Ricochet News

After years of legal squabbling and fist fights, church sets new trajectory under new leader

By Afikile Lugunya - Feb 9, 2018
After years of legal squabbling and fist fights, church sets new trajectory under new leader

By all accounts things have returned to normal following a long, and sometimes physical, leadership battle that ended up dividing the United Ethiopian Church of Africa (UECA), which is based Port Elizabeth.

Trouble started in 2004, when the founder of the United Ethiopian Church of Africa, Apostle Dr Jackson Mlungisi Masebe, passed away at the age of 86.

He had led the church since 1973 and had seen it get established in the Western and Eastern Cape provinces as well as in the KwaZulu Natal. The church grew in stature to a point where, in 1995, the late former president Nelson Mandela met with Rev Masebe in Butterworth at the UECA Women’s Convention, which was televised.

Rev Masebe also published a number of religious journals among other materials that are now assets of the church. He is credited, among other luminaries, for spreading Christianity among the Xhosa people.

Upon his death, the church’s then Executive Committee apparently stepped in to run the affairs of the church. But, the church’s other body, the Council, argued the Executive Committee had erred and contravened the church’s Constitution.

The Council argued that Rev Masebe’s widow, Nompumelelo Beauty Masebe, who was also then a Bishop of the United Ethiopian Church of Africa, had the mandate of the church’s Constitution to take over the leadership.

What followed was more than ten years of legal squabbling as well as alleged incidents of physical violence at the church’s Zwide headquarters.

The two bickering parties apparently tried to resolve the leadership dispute internally, but the Executive Committee decided to take the matter to court in 2006.

“Their legal action caused a lot of panic, discomfort and anxiety among the church members. However, that culminated in the dissidents being defeated on 27 July 2006 when Judge Johan Froneman ruled in favour of the Church Council,” described Chairperson of National Church Council, Reverend RJ Jonono.

He said that, still, even after the court ruled in favour of the Church Council, the Executive Committee continued to act as the legitimate body in charge and elected Reverend Sondele Victor Ncalu as the new Apostle and President of the United Ethiopian Church of Africa.

According to Rev Jonono, that caused more conflict and confusion in the church as Rev Ncalu allegedly went around the country “misleading church members and misinterpreting the doctrine of the founder”.

On the 12th of March 2007, the Council moved to expel Rev Ncalu and his followers from the church.

However, that did not make any difference as Rev Ncalu was again re-elected to lead the church in 2013 amid pomp and ceremony.

“They did not stop their unlawful actions; they continued holding national gatherings and collecting money in the name of the church, purporting to be office bearers of the church despite their expulsion,” said Rev Jonono.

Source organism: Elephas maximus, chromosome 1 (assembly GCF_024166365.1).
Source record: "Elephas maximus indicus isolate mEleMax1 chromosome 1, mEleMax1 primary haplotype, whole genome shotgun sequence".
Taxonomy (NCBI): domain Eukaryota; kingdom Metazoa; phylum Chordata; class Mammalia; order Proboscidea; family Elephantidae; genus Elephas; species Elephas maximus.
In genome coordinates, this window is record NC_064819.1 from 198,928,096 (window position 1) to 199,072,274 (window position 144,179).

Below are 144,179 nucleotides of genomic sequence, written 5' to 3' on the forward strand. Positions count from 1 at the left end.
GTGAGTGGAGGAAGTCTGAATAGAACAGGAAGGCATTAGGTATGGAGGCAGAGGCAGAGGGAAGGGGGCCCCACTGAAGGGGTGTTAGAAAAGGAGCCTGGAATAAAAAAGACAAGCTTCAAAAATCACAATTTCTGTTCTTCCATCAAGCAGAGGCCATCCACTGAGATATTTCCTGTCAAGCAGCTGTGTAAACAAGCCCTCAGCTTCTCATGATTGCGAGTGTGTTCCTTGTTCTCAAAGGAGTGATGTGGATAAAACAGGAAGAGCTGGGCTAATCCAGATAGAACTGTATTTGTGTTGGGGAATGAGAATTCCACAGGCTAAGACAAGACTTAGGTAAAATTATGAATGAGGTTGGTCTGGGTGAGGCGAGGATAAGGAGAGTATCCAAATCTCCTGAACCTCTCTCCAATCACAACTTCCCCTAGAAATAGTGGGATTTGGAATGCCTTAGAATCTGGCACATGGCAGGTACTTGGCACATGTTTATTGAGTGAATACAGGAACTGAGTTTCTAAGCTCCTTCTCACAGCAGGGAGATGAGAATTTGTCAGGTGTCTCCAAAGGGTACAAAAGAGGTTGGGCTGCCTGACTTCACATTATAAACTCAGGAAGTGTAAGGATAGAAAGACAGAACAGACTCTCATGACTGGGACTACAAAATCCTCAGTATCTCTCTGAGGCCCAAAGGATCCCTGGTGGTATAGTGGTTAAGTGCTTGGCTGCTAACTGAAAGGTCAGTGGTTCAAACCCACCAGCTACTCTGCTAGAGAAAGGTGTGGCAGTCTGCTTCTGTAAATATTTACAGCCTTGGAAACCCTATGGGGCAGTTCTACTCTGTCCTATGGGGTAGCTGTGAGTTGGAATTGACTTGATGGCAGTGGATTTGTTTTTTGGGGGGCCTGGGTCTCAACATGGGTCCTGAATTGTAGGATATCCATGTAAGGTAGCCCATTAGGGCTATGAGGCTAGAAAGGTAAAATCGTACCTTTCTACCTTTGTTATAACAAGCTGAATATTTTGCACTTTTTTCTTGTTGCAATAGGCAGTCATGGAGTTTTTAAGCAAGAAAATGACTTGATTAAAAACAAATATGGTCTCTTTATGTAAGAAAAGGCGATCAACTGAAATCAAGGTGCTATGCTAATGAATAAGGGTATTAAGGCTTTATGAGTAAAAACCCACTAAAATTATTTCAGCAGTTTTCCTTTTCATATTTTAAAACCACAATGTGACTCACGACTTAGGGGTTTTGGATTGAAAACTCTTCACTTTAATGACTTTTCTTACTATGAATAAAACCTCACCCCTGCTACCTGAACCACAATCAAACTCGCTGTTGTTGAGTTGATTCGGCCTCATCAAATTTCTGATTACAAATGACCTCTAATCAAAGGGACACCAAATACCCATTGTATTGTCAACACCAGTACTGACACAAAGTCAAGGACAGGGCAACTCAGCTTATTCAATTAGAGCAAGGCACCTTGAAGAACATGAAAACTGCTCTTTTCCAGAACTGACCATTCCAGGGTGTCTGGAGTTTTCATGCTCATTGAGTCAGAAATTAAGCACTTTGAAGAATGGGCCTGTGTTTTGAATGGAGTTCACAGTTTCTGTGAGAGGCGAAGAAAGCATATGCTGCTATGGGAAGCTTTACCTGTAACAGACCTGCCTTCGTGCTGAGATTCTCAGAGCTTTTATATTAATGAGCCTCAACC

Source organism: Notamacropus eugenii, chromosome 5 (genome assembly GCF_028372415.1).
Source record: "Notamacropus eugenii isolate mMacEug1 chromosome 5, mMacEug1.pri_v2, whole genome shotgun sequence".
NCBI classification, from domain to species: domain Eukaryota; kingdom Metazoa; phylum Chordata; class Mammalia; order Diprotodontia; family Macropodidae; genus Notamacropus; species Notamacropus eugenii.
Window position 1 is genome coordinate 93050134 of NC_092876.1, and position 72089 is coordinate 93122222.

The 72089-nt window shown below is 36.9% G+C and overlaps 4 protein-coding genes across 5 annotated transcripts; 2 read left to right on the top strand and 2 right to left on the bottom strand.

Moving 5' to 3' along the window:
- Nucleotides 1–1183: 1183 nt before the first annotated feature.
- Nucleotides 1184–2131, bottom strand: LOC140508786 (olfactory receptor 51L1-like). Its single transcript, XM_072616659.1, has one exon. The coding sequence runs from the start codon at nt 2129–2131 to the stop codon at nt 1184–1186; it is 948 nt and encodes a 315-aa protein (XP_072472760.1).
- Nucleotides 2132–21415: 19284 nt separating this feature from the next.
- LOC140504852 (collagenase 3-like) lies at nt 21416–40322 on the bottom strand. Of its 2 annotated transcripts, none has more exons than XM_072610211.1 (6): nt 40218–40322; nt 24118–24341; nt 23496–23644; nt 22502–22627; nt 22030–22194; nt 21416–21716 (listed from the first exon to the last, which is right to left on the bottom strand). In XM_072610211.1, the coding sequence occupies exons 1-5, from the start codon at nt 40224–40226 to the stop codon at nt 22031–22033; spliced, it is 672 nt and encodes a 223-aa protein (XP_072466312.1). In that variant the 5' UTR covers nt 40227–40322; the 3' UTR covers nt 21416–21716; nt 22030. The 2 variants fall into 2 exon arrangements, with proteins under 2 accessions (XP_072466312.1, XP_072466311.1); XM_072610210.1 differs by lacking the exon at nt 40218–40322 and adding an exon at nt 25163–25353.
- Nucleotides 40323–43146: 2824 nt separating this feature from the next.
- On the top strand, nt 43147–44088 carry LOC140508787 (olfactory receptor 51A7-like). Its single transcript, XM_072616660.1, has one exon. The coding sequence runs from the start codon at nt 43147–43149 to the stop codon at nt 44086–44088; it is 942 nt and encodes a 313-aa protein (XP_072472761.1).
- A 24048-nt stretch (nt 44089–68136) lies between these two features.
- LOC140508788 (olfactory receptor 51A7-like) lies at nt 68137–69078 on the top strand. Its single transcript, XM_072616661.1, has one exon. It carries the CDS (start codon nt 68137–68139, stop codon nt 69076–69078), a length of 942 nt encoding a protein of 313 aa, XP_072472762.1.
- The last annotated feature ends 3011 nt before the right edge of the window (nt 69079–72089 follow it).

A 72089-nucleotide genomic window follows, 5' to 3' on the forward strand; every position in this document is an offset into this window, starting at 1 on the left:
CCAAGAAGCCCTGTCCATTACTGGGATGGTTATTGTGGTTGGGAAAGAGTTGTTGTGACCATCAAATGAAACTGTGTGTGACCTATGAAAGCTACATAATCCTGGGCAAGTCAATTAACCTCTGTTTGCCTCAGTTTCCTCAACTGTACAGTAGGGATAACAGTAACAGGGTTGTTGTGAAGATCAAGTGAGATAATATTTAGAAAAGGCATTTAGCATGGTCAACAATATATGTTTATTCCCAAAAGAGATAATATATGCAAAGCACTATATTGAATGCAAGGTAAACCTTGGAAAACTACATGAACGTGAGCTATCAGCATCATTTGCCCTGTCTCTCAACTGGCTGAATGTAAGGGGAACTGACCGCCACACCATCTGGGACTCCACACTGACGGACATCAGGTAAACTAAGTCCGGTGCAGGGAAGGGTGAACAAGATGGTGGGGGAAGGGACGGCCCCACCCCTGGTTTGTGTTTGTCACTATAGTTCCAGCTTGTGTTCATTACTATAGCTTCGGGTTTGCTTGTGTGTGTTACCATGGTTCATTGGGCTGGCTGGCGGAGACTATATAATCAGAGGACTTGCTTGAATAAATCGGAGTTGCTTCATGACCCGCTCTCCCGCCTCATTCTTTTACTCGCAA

The Council then opened a court case against Rev Ncalu and his followers, which only came to a conclusion on 14 December 2017.

The courts again ruled in favour of the Church Council for the second time - stating that Dr Masebe’s widow be the one to lead the church – as per the United Ethiopian Church of Africa’s own Constitution.

According to Rev Jonono, before the courts ruled on the matter, Bishop Masebe had been receiving many threats from disgruntled members of the ousted Executive, which also in turn tried to boot her out.

“In an attempt to take over all powers, they then attempted to expel the wife of the founder as they viewed her as a threat to their interests and agreed,” he described.

“They also discriminated against her as a woman. The church then stepped in, intervened and protested the church’s interests.”

He said that they had, however, remained resolute as they knew they were the correct party.

Rev Jonono said that in the December ruling, the Council was granted a court order that restrained the defendants from using the UECA name; purporting to be office bearers of the UECA; organising any national events in the name of the UECA; receiving any funds on behalf of or in the name of UECA, and, wearing the uniform of the UECA, as depicted in the constitution of the UECA adopted on 21 March 2008, or encouraging any of their followers to wear such uniforms.

The respondents were also ordered to pay the costs of the application jointly and severally.

Rev Jonono has since called upon all church members to unite under the new leader Bishop Masebe.

“Despite all the unnecessary, negative challenges and skirmishes brought about by these dissidents and their group, the church, through its leader Bishop Masebe, progressed, in a remarkable way and built ten big churches in a space of few years, fulfilling the vision and the dream of the founder,” he said.

“These churches are at the following places - Ezibeleni in Queenstown; Fort beaufort; Emdeni; Peddie; Qoqodala Village in PE and Makhaza in Cape Town.”

When contacted for comment, Rev Ncalu said that he was not in a position to answer to the court outcome as well as the allegations against him.